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CSR: Classic and Trending Online Scams

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We’ve dealt with cybercrimes, cyberbullying and mobile safety in our series on digital frauds. We’re ending this leg of the series with a quick guide to online scams. The amount of money lost in fake financial opportunities is increasing. Increasingly, scammers, enabled by social media, are getting in on the act. Celebrity endorsements are fake and there’s no product. The online scams reported include those featuring fake endorsements by actors and actresses Amitabh Bachchan, Alia Bhatt, Cate Blanchett as well as TV presenters.

Another popular online scam is the free trial offer, which claims to provide, for example, free one-month trials of a product. The fine print includes terms stating that after the trial period, you’ll be paying for the product once a month… forever.

Other examples of Internet scams include: fake Wi-Fi hotspots, social media and email messages indicating you’ve won an expensive prize and bogus pop-ups warning of supposed viruses and malware. The latter often looks like legitimate antivirus programs. But what you’re doing to ‘fix’ your computer is actually infecting it with a virus.

Unfortunately, these are merely some of the many online scams that exist. Here are more:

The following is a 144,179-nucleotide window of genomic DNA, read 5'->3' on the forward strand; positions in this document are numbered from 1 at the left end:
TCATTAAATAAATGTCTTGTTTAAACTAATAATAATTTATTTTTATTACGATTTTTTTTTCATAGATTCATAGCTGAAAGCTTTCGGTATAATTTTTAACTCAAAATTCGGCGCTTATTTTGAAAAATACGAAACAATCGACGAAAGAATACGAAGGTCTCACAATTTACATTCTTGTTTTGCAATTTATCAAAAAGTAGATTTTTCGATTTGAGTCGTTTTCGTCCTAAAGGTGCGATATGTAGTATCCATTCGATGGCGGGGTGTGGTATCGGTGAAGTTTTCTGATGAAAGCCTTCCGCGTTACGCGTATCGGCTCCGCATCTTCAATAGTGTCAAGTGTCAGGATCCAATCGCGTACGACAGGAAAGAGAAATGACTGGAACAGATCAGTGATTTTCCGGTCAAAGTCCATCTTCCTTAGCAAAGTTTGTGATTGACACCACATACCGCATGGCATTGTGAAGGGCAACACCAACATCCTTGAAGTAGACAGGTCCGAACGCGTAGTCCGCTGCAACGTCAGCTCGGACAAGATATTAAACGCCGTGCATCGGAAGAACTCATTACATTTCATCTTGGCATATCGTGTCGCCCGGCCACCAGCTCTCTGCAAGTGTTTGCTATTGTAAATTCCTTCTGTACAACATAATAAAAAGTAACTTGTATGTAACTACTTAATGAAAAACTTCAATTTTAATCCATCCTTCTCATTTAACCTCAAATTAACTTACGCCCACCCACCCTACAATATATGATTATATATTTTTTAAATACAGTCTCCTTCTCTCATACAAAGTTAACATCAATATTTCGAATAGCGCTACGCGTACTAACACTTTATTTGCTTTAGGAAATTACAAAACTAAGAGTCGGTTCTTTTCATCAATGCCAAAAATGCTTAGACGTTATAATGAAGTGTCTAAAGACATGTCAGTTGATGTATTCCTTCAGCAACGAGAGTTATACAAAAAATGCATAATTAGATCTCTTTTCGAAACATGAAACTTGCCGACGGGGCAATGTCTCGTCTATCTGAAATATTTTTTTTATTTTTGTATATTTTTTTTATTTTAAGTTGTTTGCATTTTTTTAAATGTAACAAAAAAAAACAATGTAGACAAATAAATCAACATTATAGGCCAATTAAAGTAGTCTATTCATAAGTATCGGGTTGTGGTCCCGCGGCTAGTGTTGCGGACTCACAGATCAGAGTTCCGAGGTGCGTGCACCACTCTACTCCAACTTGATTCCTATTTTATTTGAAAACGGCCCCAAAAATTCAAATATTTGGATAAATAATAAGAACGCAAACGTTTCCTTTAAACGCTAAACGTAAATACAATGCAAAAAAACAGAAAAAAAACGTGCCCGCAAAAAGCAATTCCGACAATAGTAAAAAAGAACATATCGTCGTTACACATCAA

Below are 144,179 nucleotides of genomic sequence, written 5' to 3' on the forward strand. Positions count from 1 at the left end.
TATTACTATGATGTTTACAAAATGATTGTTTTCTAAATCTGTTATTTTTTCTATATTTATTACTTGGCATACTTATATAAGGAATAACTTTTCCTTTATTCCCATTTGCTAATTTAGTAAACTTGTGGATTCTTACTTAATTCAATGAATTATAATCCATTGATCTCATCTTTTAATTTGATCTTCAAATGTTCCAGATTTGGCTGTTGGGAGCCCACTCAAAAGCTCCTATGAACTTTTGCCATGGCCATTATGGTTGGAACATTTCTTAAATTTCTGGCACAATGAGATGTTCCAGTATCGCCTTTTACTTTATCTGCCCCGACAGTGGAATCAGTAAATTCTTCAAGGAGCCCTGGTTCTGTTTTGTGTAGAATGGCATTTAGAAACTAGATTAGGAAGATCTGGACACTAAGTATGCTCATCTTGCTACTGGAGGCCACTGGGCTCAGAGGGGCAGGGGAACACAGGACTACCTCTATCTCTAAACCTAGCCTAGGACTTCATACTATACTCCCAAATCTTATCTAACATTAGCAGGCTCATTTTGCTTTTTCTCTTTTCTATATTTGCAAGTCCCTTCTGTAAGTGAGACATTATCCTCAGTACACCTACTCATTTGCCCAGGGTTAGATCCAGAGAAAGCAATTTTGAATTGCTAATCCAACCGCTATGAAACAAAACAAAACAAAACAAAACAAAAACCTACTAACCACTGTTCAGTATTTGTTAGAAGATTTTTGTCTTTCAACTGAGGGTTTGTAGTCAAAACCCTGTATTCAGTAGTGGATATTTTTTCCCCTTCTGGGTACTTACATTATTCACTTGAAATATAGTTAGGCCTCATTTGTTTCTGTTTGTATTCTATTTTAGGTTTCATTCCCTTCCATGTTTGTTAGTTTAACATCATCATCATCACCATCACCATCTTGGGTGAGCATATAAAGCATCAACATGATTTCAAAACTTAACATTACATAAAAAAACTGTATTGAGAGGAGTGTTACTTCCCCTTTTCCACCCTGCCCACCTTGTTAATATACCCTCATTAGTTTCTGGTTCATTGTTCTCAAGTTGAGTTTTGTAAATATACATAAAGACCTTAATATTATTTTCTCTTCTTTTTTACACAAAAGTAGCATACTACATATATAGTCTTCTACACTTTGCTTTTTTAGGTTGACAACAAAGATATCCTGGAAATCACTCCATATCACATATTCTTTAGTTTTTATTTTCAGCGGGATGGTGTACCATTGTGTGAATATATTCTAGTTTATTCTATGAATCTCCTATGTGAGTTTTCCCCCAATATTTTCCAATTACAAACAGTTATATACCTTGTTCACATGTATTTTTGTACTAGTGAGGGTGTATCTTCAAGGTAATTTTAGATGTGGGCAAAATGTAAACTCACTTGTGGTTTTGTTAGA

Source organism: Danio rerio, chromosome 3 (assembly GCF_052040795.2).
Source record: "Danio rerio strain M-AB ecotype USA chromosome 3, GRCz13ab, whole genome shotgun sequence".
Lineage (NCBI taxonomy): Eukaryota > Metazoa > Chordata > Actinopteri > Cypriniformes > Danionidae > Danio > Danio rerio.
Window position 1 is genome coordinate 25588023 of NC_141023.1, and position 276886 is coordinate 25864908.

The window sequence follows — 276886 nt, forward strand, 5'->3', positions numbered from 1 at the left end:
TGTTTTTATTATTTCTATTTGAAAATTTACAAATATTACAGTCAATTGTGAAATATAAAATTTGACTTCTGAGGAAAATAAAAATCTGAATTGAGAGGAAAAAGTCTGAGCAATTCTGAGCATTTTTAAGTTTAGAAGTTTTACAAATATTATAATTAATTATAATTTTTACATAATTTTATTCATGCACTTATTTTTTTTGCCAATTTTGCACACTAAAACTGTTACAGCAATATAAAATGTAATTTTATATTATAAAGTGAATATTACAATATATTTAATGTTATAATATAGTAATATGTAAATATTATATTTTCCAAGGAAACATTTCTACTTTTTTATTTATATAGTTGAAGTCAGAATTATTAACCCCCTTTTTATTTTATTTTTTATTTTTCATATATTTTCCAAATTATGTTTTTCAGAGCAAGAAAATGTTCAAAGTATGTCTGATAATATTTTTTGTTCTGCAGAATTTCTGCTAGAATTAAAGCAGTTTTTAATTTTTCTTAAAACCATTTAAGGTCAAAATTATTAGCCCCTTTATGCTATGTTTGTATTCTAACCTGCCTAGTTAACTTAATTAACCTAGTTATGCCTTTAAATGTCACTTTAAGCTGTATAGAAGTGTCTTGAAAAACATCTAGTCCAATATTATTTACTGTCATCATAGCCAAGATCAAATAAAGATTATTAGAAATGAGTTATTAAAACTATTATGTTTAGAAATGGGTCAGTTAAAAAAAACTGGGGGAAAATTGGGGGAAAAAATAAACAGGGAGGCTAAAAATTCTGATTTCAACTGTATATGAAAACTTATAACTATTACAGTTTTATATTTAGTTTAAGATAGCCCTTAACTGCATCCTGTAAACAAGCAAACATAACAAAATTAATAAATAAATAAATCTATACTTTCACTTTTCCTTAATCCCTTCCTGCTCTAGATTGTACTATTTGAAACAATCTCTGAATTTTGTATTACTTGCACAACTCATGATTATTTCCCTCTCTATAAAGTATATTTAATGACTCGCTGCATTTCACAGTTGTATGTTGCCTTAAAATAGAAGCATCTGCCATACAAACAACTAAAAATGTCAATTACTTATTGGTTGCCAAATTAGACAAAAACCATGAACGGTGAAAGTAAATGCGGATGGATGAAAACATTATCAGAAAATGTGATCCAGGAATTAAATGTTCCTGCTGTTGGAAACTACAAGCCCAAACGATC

Error online scams

Many online scams are rife with grammatical and spelling errors. If you receive messages laden with such errors about a “great deal” or contest, it’s probably a scam, even if it comes from a “friend.”

Foreign offers

Messages from “foreign princes” claiming you need to help them transfer thousands of rupees, and simply have to pay the INR 1,000 wiring fee to enjoy a cut of the money, are now classic online scams.

Emotional manipulation

Financial stress, loneliness, and frustration are examples of the emotional states scammers prey on. They might not ask for money, but they will insist on personal information. They will then use it to steal identities.

Email password stealing

To initiate this scam, cybercriminals need to know your email address and associated phone number. With this information handy, an attacker can then capitalize on the password recovery feature. It allows an email user to gain access to their account by a verification code sent to their mobile. The attacker uses the verification code to reset the password, gaining access to the email account.

Thank you for reading the story until the very end. We appreciate the time you have given us. In addition, your thoughts and inputs will genuinely make a difference to us. Please do drop in a line and help us do better.

Regards,
The CSR Journal Team

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